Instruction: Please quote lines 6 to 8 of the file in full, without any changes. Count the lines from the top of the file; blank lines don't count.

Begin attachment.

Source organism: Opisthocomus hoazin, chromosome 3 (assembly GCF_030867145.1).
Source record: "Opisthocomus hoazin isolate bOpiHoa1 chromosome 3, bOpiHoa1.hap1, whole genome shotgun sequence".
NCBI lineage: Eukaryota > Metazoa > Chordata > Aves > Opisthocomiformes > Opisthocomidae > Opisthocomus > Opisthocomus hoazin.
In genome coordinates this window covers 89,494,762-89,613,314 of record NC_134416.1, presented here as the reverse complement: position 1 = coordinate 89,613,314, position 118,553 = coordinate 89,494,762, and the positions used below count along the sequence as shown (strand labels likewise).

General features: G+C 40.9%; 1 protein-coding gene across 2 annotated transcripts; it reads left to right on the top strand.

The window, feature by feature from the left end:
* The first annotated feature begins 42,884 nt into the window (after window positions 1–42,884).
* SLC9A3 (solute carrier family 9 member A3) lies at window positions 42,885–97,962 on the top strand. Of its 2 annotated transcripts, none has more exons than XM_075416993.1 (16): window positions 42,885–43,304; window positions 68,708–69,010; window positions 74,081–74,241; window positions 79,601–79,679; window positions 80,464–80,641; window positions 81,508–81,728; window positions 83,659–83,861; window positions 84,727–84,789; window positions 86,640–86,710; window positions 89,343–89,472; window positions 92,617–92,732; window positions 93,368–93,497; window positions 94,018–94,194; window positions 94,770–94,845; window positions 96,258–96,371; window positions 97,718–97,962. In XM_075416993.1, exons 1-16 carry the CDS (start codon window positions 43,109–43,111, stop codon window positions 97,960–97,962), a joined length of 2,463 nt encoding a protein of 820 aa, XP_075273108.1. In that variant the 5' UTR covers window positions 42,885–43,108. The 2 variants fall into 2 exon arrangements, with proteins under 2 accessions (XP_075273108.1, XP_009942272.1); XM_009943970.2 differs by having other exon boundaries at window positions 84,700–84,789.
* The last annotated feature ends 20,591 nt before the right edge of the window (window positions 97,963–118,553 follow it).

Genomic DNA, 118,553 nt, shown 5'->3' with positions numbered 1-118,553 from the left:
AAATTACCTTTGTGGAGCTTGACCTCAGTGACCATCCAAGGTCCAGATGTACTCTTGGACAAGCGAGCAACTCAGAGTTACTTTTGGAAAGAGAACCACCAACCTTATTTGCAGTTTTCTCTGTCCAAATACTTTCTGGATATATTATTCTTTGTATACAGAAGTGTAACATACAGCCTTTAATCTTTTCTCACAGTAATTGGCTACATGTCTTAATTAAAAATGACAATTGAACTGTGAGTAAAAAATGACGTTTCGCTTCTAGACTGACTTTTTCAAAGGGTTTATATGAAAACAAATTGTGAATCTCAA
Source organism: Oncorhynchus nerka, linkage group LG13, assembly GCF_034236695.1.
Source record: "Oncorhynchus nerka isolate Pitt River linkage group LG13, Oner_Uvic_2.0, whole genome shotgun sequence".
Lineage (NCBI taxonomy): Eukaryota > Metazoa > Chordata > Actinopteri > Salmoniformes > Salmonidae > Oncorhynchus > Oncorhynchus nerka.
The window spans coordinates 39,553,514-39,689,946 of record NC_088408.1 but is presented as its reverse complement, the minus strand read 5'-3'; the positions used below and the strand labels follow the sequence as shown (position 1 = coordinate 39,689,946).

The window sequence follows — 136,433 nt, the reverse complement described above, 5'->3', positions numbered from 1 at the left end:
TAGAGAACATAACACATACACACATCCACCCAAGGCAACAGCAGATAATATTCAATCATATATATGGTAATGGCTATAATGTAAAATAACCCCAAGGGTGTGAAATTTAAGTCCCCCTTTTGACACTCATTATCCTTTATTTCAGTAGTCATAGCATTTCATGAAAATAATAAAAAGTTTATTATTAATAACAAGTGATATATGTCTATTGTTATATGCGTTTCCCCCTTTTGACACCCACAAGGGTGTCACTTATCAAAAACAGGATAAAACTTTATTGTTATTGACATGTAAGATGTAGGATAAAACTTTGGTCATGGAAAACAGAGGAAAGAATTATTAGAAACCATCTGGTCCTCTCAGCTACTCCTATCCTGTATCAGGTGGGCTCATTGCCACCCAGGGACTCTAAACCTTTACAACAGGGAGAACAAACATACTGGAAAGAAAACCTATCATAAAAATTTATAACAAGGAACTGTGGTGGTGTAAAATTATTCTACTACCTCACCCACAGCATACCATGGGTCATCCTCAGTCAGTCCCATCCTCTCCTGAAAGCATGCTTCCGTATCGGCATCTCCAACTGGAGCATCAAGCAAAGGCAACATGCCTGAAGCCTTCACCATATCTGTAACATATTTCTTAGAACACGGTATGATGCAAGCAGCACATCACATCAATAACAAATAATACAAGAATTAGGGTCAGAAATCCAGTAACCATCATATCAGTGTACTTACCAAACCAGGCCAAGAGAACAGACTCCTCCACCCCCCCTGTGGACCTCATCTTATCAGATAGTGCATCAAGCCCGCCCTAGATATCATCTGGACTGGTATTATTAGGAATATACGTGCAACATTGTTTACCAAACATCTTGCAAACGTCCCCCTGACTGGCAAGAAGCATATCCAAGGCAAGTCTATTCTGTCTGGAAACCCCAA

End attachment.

The window, feature by feature from the left end:
* The first annotated feature begins 42,884 nt into the window (after window positions 1–42,884).
* SLC9A3 (solute carrier family 9 member A3) lies at window positions 42,885–97,962 on the top strand. Of its 2 annotated transcripts, none has more exons than XM_075416993.1 (16): window positions 42,885–43,304; window positions 68,708–69,010; window positions 74,081–74,241; window positions 79,601–79,679; window positions 80,464–80,641; window positions 81,508–81,728; window positions 83,659–83,861; window positions 84,727–84,789; window positions 86,640–86,710; window positions 89,343–89,472; window positions 92,617–92,732; window positions 93,368–93,497; window positions 94,018–94,194; window positions 94,770–94,845; window positions 96,258–96,371; window positions 97,718–97,962. In XM_075416993.1, exons 1-16 carry the CDS (start codon window positions 43,109–43,111, stop codon window positions 97,960–97,962), a joined length of 2,463 nt encoding a protein of 820 aa, XP_075273108.1. In that variant the 5' UTR covers window positions 42,885–43,108. The 2 variants fall into 2 exon arrangements, with proteins under 2 accessions (XP_075273108.1, XP_009942272.1); XM_009943970.2 differs by having other exon boundaries at window positions 84,700–84,789.